From 2004 to 2005 there was a net increase of 24,195. From 2005 to 2006 there was a net decrease of 9,538. Yet, there is still a two year net gain of 14,657. In addition, the long-term 10, 20, and 30 year Census estimates are all net gains.
And all this matters because....?
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Old 01-30-2007, 02:01 PM
 
480 posts, read 2,642,506 times
Reputation: 172
Good question. The original point is long gone.

Who's watching American Idol tonight?


Quote:
Originally Posted by lovesMountains View Post
And all this matters because....?
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Old 01-30-2007, 02:05 PM
 
Location: Jersey Shore
1,574 posts, read 4,348,299 times
Reputation: 1001
Quote:
Originally Posted by Check123 View Post
Good question. The original point is long gone.

Who's watching American Idol tonight?
Welcome back, Check123.
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Old 01-30-2007, 02:06 PM
 
Location: Crown Town
2,742 posts, read 5,984,593 times
Reputation: 1666
Quote:
Originally Posted by lovesMountains View Post
And all this matters because....?
It doesn’t matter. He’s attempting to say that New York’s population is actually growing, when the reality is, its not. As has been reported by the Census Bureau and the New York media. As I said, it really doesn’t matter, really…

______________________________

January 19, 2007

THE BIGGEST LOSERS

One of the more intriguing statistics in demography is migration among the 50 states. And especially revealing is the data on "out-migration," or those residents of a state who flee to what they must figure will be better climes, says the Wall Street Journal.

The Empire Center, a New York think tank, has inspected the latest Census Data on migration, and finds that two of the three biggest losers of people from 2005 to 2006 were California and New York.

For text:
http://online.wsj.com/article/SB116909227217879830.html

For study text:
http://www.empirecenter.org/pb/2007/...ting_new_y.php


_____________________________________

N.Y., Mass., R.I. lose population as rest of the nation grows

New York, Massachusetts and Rhode Island were the only states to lose population from 2004 to 2005. The U-S Census reports that New York lost 26-thousand residents, a tenth-of-a-percent decrease. Massachusetts also had a tenth-of-a-percent decline, losing 8-thousand. Rhode Island lost about 3-thousand, or three-tenths of a percent….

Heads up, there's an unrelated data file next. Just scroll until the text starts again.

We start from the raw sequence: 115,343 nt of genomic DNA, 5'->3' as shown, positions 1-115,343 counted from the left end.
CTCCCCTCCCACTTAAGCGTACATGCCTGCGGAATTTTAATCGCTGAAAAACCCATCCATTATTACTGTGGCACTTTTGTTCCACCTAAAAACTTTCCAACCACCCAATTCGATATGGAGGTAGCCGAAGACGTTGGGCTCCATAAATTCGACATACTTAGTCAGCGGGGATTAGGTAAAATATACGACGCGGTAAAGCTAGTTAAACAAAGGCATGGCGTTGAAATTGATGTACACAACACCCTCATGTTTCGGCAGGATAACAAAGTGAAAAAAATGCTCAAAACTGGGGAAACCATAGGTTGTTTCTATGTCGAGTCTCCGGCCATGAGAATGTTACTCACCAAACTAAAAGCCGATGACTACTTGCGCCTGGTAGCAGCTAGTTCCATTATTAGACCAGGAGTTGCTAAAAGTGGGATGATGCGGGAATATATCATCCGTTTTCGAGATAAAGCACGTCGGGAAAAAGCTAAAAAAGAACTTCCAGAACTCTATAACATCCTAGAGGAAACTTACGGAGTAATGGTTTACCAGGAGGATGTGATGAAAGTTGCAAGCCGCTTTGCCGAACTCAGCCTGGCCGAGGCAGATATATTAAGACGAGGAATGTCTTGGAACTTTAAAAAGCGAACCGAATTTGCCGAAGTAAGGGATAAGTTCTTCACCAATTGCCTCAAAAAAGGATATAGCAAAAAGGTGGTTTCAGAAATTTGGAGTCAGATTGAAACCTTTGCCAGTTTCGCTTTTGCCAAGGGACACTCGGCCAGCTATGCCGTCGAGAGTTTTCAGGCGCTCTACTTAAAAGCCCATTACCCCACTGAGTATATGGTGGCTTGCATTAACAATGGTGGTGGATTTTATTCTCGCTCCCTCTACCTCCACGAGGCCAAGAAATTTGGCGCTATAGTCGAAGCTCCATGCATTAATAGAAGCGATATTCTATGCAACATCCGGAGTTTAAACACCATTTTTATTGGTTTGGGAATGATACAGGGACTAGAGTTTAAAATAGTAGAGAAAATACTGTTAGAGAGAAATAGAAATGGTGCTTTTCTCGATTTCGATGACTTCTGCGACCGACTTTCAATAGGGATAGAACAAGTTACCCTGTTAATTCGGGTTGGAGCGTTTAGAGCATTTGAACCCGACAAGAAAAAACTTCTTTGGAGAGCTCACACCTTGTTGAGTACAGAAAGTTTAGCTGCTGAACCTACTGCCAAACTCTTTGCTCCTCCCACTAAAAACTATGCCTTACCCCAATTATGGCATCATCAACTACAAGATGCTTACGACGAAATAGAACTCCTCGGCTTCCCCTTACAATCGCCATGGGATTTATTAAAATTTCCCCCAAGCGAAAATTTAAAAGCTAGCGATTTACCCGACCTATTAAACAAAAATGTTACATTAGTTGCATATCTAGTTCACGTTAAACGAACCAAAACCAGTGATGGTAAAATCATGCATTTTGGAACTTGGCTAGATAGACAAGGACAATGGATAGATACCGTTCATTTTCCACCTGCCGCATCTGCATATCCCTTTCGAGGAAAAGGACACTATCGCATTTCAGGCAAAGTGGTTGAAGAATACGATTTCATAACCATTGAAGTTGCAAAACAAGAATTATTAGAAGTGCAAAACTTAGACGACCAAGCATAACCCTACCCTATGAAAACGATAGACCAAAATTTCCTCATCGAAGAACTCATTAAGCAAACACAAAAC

http://www.wstm.com/Global/story.asp?S=4279662&nav=2aKD (broken link)

__________________________________________

New York population fails to grow since 2005
(NY to lose 2 electoral votes)
The Citizen ^ | 12/22/06

Posted on 12/22/2006 2:29:22 PM PST by LdSentinal

ALBANY - Thousands of people left New York for other parts of the country last year, making it one of only three states that failed to grow since 2005, according to census estimates released Friday.

New York's estimated population on July 1 was 19.3 million, a drop of 9,538 from a year earlier, the U.S. Census Bureau reported. That drop is minuscule - 0.0005 percent - and based on estimates rather than an actual count. But census demographers say it shows New York's population remained virtually unchanged over the year.


http://www.freerepublic.com/focus/f-news/1757497/posts

____________________________________________

…New York is one of the few states actually losing population, thanks in good part to people fleeing from upstate. One recent study found that the young adult population of upstate New York declined at nearly four times the national rate between 1990 and 2005. "If you are smart, ambitious, creative, and can produce, and are under 25, you get out of upstate New York as fast as you can," says Moss.

“http://news.yahoo.com/s/usnews/20070108/ts_usnews/theforgottennewyork (broken link)
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Old 01-30-2007, 04:36 PM
 
Location: Rhode Island
476 posts, read 1,451,182 times
Reputation: 100
Quote:
Originally Posted by Check123 View Post
Good question. The original point is long gone.

Who's watching American Idol tonight?
Why taking it so personal? Do you get some kind of NY commission for high numbers? Maybe you should be in NY forum.